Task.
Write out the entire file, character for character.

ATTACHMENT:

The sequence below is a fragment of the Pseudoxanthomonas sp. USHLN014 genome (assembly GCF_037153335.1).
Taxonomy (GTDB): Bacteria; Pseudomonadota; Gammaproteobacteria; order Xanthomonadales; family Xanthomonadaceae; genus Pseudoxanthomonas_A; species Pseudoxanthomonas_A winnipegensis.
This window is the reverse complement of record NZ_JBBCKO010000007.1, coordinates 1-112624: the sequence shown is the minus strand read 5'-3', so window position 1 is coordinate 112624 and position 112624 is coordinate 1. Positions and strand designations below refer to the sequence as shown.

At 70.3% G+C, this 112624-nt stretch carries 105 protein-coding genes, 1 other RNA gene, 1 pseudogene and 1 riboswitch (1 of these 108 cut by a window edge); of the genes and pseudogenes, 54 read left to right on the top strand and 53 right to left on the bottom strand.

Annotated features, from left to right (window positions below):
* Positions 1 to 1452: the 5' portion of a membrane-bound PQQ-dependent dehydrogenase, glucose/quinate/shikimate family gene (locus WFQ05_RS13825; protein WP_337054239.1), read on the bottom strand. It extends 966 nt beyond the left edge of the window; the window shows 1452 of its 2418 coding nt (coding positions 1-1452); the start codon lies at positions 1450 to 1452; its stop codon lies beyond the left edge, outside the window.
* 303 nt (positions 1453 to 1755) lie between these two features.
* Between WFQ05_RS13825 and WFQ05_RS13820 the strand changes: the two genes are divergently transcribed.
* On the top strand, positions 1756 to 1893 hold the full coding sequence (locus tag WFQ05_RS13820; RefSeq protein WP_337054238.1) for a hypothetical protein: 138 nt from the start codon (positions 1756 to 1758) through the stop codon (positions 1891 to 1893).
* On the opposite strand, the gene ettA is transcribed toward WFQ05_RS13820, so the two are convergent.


The sequence below is a fragment of the Pseudoxanthomonas sp. USHLN014 genome (assembly GCF_037153335.1).
Taxonomy (GTDB): Bacteria; Pseudomonadota; Gammaproteobacteria; order Xanthomonadales; family Xanthomonadaceae; genus Pseudoxanthomonas_A; species Pseudoxanthomonas_A winnipegensis.
This window is the reverse complement of record NZ_JBBCKO010000007.1, coordinates 1-112624: the sequence shown is the minus strand read 5'-3', so window position 1 is coordinate 112624 and position 112624 is coordinate 1. Positions and strand designations below refer to the sequence as shown.

At 70.3% G+C, this 112624-nt stretch carries 105 protein-coding genes, 1 other RNA gene, 1 pseudogene and 1 riboswitch (1 of these 108 cut by a window edge); of the genes and pseudogenes, 54 read left to right on the top strand and 53 right to left on the bottom strand.

Annotated features, from left to right (window positions below):
* Positions 1 to 1452: the 5' portion of a membrane-bound PQQ-dependent dehydrogenase, glucose/quinate/shikimate family gene (locus WFQ05_RS13825; protein WP_337054239.1), read on the bottom strand. It extends 966 nt beyond the left edge of the window; the window shows 1452 of its 2418 coding nt (coding positions 1-1452); the start codon lies at positions 1450 to 1452; its stop codon lies beyond the left edge, outside the window.
* 303 nt (positions 1453 to 1755) lie between these two features.
* Between WFQ05_RS13825 and WFQ05_RS13820 the strand changes: the two genes are divergently transcribed.
* On the top strand, positions 1756 to 1893 hold the full coding sequence (locus tag WFQ05_RS13820; RefSeq protein WP_337054238.1) for a hypothetical protein: 138 nt from the start codon (positions 1756 to 1758) through the stop codon (positions 1891 to 1893).
* On the opposite strand, the gene ettA is transcribed toward WFQ05_RS13820, so the two are convergent.